My thoughts on Bolton being linked to El-Hadji Diouf. What do you make of it
A lot- too much, actually- has been written about the demise of Bolton Wanderers. Pundits, sports writers, journalists and fans alike have all jotted down their judgments. Most have been serious, some have been jovial, but all dialogue has been depressing.
Adamant on disclosing only fact, the reasoning behind Wanderers` fall from prominence hasn`t been discussed much on the professional circuit. But amongst the supporters, on the social-networks and fan-site blogging, the examination has been rife. Not only has the reasons been widely diverse, whom is to blame has also been varied.
Manager, managers, manager`s assistants, owner, owners, owner`s assistant, player, players, tactics, formations and even luck have all been spoken about as contributors. Most theories have been convincing and some have been ridiculous, but all have been conversed with legitimacy.
Without a solid alibi, the diversity of blame surrounding the Whites` demise can only mean one thing? No-one knows. No-one knows for sure and every fan has an unyielding theoretical solution to the problem. So when I heard there was a bit of transfer gossip linking to the Wanderers, I again became excited? Until I realised who it was. But the more I digested the idea, the more I became convinced this signing could be a stroke of genius- in the loosest sense of the word, of course.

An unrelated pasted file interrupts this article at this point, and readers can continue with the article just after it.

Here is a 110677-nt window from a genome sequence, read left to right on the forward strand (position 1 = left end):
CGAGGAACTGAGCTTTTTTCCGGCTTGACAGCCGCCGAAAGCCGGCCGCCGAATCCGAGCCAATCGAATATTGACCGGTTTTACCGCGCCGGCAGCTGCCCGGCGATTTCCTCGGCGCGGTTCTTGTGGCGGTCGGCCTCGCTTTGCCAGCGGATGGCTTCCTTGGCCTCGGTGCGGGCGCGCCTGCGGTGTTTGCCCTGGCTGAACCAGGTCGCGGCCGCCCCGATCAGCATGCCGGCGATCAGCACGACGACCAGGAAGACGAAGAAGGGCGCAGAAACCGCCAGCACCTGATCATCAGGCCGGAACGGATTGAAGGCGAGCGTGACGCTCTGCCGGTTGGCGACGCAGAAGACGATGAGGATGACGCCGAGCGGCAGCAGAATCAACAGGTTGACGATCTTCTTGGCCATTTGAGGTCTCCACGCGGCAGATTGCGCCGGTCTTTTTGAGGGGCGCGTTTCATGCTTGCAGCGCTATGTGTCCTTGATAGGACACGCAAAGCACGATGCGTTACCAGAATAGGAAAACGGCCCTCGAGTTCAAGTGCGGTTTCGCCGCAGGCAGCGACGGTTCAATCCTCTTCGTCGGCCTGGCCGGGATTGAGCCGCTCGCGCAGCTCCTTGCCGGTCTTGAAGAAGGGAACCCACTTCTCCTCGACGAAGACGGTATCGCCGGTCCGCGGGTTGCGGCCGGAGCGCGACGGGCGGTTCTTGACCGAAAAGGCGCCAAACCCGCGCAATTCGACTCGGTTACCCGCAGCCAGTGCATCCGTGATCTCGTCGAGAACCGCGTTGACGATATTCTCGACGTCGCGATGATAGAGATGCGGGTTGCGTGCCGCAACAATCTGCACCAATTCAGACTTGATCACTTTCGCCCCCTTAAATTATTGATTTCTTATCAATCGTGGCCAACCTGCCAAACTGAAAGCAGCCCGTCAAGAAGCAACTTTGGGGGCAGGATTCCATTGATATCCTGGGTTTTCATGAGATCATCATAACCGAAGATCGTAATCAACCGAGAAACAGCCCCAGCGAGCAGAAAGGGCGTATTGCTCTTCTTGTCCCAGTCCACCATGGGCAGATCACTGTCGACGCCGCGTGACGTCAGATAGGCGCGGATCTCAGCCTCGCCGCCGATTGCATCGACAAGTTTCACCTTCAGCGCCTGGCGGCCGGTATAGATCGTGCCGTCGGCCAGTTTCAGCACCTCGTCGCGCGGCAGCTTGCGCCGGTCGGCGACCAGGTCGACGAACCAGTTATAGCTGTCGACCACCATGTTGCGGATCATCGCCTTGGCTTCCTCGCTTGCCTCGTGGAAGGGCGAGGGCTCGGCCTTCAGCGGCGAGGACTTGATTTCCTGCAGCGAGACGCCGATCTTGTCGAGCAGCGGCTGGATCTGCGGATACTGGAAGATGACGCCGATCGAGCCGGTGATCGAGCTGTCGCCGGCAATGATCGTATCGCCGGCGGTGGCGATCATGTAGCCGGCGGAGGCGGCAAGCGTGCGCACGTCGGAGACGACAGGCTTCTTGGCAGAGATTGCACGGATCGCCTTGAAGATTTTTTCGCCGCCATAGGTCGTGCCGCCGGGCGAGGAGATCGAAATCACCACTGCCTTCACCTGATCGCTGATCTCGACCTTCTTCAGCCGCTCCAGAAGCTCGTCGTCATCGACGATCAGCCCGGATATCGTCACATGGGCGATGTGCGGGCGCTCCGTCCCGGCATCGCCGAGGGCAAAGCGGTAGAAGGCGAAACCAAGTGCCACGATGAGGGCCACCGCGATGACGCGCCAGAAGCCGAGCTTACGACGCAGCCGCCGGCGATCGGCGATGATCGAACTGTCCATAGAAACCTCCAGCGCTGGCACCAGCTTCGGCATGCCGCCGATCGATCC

Ex fan-favourite and cult Wanderers` hero, El-Hadji Diouf has been tipped for a Reebok return.
The former Whites` attacker came through 90 minutes for the Leeds reserves against Sunderland on Monday. This outing has proved to Brian McDermott he is over the shin problem that has restricted him to just two substitute appearances so far this season.
Apparently, the Senegal international has been linked with a loan move away from Elland Road but he is also desperate to feature against his former club.
The controversial attacker made 136 appearances during his time at The Reebok and chipped in with 22 goals; including the club`s first-ever in European competition.
Initial thoughts on Diouf returning to the Whites` team were negative. An aging front-man, known more for his antics than his football; followed by notoriety and chases controversy, Diouf seems the antithesis of what a struggling team would need to revolt fortunes. But what is happening at Bolton at the moment isn`t exclusively football problematic. There`s an indifference, detachment and perplexity amongst supporters, also. This disharmony amongst the terraces aimed at the club is breeding negativity as much, if not more than, defeats.
The return of El-Hadji Diouf for footballing reasons makes no sense. Re-recruiting El-Hadji Diouf to re-attach supporters with the club, bring cheer to the terraces, bring fans back to the games and give everyone associated with Bolton Wanderers a lift, may turn out to be the signing of the season.
Who knows, maybe that touch of nostalgia, reminding supporters of the better days, could be just what we need to get things back on track.
If Diouf doesn`t connect us with our club again- next to Big Sam- nothing will.